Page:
Neighborhood energy conservation
The City of Sacramento experiments with an energy awareness system to encourage residents to conserve energy.
The following is not a full transcript; for full story, listen to audio.
It's widely believed that if you knew how much energy you used every day, you'd be more motivated to cut back. But what if you also knew how much your neighbors used? Would you be even more careful not to hog resources?
The city of Sacramento is experimenting with an energy awareness system in the hopes that it will push residents to conserve energy. It's a start-up project by a company called Positive Energy.
On "The Takeaway," Robert Cialdini, the mind behind that Positive Energy and a professor of social psychology at Arizona State University, explained how the system works:
"It's not peer pressure, it's peer proof. It's not coercion, it's not forcing people to do anything all all. It's just honestly informing them of what their neighbors are doing, which becomes a validating source of information about what they should do in that situation.
"I just saw an article recently that showed that if a restaurant owner puts on the menu, 'this is our most popular item,' it immediately becomes 20 percent more popular. There's no pressure there, it's just information that tells people what's appropriate for them to be doing in that situation too."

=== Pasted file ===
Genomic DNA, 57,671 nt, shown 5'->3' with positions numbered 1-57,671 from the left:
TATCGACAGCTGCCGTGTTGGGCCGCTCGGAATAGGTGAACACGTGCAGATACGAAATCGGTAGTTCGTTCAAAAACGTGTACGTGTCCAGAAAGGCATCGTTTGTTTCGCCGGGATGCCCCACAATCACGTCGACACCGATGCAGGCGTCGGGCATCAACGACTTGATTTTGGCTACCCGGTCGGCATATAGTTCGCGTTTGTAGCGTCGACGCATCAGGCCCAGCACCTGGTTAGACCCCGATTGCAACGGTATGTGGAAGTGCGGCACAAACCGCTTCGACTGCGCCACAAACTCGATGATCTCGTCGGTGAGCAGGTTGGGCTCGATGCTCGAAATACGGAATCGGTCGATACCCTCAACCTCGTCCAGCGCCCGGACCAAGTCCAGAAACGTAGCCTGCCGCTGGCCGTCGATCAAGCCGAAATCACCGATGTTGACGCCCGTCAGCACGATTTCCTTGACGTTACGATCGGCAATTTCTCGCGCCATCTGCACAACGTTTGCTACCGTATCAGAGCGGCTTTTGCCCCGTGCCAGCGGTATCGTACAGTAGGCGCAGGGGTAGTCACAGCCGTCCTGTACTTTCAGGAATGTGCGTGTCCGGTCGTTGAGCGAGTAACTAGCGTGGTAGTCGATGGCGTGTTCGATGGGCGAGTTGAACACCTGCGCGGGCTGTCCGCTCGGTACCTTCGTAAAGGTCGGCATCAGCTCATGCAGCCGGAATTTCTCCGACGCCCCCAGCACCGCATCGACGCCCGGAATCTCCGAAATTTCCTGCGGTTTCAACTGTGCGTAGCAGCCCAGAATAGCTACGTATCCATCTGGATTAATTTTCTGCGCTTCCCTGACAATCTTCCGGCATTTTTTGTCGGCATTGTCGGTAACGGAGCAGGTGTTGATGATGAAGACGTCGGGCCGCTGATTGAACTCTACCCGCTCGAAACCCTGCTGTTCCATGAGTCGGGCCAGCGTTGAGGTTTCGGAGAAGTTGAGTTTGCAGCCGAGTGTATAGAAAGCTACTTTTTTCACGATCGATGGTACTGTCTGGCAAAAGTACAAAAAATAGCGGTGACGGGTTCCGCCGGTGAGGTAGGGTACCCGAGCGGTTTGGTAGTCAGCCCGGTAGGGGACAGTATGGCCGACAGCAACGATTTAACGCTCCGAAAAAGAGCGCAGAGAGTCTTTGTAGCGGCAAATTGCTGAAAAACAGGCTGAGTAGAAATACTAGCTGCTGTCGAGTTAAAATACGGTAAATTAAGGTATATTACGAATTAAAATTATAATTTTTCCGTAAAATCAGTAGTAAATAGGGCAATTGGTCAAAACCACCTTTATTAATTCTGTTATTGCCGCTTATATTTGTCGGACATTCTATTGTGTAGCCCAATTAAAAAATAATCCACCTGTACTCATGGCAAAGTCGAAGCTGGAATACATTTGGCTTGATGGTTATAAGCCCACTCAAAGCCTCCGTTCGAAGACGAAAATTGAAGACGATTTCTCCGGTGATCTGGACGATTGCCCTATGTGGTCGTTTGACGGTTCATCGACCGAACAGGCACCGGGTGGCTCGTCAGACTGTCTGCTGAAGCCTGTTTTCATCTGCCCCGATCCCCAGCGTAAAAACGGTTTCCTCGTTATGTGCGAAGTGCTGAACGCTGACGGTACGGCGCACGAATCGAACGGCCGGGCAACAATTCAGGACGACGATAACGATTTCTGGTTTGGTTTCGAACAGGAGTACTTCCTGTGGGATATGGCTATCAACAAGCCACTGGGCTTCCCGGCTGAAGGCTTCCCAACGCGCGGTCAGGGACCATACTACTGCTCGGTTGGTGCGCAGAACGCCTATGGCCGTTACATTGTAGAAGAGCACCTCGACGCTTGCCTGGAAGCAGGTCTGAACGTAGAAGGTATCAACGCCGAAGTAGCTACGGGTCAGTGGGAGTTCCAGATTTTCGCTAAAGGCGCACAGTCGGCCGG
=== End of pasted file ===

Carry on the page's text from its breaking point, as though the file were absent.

Cialdini says there is research showing that, when people are informed that they are using more energy than their neighbors, they will decrease their use; on the flip side, when people are informed that they are using less energy than their neighbors, they will begin using more.
He explains how to keep the conscientious energy consumers from increasing their use, "We recognize them for their good acts and that keeps them nailed down below everybody else.
"It's important that we not just ask people to conserve energy, but that we acknowledge them when they do -- that's important."
In Sacramento, residents get statements that show where they stand, month-to-month, in their energy usage compared to their neighbors, in homes that are comparable in size to theirs.
"That information alone ... has produced the single most cost-effective practice in any of the utilities where Positive Energy has been contracted," said Cialdini. "In Sacramento, in one year, they've saved enough to take 30 - 50 thousand homes off the energy grid."
Ultimately, government policies can be informed by these kinds of practices which don't require financial resources for large-scale technological fixes, as well as regulations or incentives, says Cialdini.
"The Takeaway" is a national morning news program, delivering the news and analysis you need to catch up, start your day, and prepare for what’s ahead. The show is a co-production of WNYC and PRI, in editorial collaboration with the BBC, The New York Times Radio, and WGBH.